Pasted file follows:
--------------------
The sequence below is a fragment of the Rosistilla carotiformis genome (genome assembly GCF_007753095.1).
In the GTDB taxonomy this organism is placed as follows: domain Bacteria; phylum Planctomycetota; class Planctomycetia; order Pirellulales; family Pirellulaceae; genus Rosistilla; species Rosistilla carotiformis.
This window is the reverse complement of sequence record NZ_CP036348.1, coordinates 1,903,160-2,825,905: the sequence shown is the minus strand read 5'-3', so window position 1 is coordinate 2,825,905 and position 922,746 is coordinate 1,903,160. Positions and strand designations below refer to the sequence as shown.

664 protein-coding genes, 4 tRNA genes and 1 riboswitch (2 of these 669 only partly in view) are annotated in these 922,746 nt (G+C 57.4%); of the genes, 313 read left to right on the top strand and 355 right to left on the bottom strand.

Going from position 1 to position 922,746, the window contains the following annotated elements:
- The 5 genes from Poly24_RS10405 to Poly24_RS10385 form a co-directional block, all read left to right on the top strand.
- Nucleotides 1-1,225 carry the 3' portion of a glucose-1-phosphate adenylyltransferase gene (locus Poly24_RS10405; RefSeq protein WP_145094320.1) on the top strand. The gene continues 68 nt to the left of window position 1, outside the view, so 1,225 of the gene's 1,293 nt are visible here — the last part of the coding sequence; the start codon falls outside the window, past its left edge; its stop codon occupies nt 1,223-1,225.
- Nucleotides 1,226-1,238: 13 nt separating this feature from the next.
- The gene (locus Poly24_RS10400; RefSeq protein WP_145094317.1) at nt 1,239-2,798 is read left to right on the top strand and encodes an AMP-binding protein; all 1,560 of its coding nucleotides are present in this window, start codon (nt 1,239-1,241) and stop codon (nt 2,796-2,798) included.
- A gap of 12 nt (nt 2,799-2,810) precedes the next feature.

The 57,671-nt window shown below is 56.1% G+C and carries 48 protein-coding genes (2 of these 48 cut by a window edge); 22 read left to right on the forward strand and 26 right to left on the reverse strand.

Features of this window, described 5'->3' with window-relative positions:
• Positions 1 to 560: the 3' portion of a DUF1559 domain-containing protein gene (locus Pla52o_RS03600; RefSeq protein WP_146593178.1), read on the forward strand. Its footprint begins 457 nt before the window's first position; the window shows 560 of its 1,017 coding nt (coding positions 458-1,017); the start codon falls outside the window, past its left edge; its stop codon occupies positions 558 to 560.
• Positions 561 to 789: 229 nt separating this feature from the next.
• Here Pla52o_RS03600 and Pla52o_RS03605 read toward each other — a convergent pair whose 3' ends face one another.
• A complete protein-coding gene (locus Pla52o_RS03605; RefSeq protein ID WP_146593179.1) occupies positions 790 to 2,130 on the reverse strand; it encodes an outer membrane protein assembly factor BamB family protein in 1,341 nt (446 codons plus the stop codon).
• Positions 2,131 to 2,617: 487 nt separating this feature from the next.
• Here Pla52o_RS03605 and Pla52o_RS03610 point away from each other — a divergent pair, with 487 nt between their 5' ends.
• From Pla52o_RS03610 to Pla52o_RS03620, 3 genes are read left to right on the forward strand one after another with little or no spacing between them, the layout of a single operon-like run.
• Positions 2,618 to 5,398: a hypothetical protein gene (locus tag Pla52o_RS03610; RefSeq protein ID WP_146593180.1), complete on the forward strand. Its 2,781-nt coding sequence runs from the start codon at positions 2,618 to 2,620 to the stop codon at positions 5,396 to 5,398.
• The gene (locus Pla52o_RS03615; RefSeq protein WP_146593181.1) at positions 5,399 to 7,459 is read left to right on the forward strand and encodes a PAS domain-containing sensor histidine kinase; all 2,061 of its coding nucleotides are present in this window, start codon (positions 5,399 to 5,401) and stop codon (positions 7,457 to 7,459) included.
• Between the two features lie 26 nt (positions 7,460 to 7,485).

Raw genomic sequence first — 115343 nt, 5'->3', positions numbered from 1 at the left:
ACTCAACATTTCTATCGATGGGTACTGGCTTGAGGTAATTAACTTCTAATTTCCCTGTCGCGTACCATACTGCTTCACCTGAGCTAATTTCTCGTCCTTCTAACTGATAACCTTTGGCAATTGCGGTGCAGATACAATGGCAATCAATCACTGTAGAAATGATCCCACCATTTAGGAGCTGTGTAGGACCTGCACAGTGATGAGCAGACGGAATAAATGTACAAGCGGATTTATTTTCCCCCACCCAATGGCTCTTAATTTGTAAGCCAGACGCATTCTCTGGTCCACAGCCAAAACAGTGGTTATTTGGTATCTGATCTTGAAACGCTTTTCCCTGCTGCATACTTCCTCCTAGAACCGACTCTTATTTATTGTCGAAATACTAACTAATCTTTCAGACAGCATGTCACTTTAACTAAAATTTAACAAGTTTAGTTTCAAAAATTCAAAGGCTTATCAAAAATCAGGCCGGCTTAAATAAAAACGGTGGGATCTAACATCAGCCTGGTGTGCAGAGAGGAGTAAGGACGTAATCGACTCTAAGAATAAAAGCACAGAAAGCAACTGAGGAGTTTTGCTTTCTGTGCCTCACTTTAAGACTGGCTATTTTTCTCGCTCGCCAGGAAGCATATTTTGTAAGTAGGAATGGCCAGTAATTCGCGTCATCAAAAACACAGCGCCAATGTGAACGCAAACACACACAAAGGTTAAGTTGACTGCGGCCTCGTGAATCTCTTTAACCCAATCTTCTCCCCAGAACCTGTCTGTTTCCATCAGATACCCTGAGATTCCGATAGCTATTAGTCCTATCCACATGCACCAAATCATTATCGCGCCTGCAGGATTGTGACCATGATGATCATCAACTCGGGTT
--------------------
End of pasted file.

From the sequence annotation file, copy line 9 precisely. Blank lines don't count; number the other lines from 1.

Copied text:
- The gene (locus Poly24_RS10400; RefSeq protein WP_145094317.1) at nt 1,239-2,798 is read left to right on the top strand and encodes an AMP-binding protein; all 1,560 of its coding nucleotides are present in this window, start codon (nt 1,239-1,241) and stop codon (nt 2,796-2,798) included.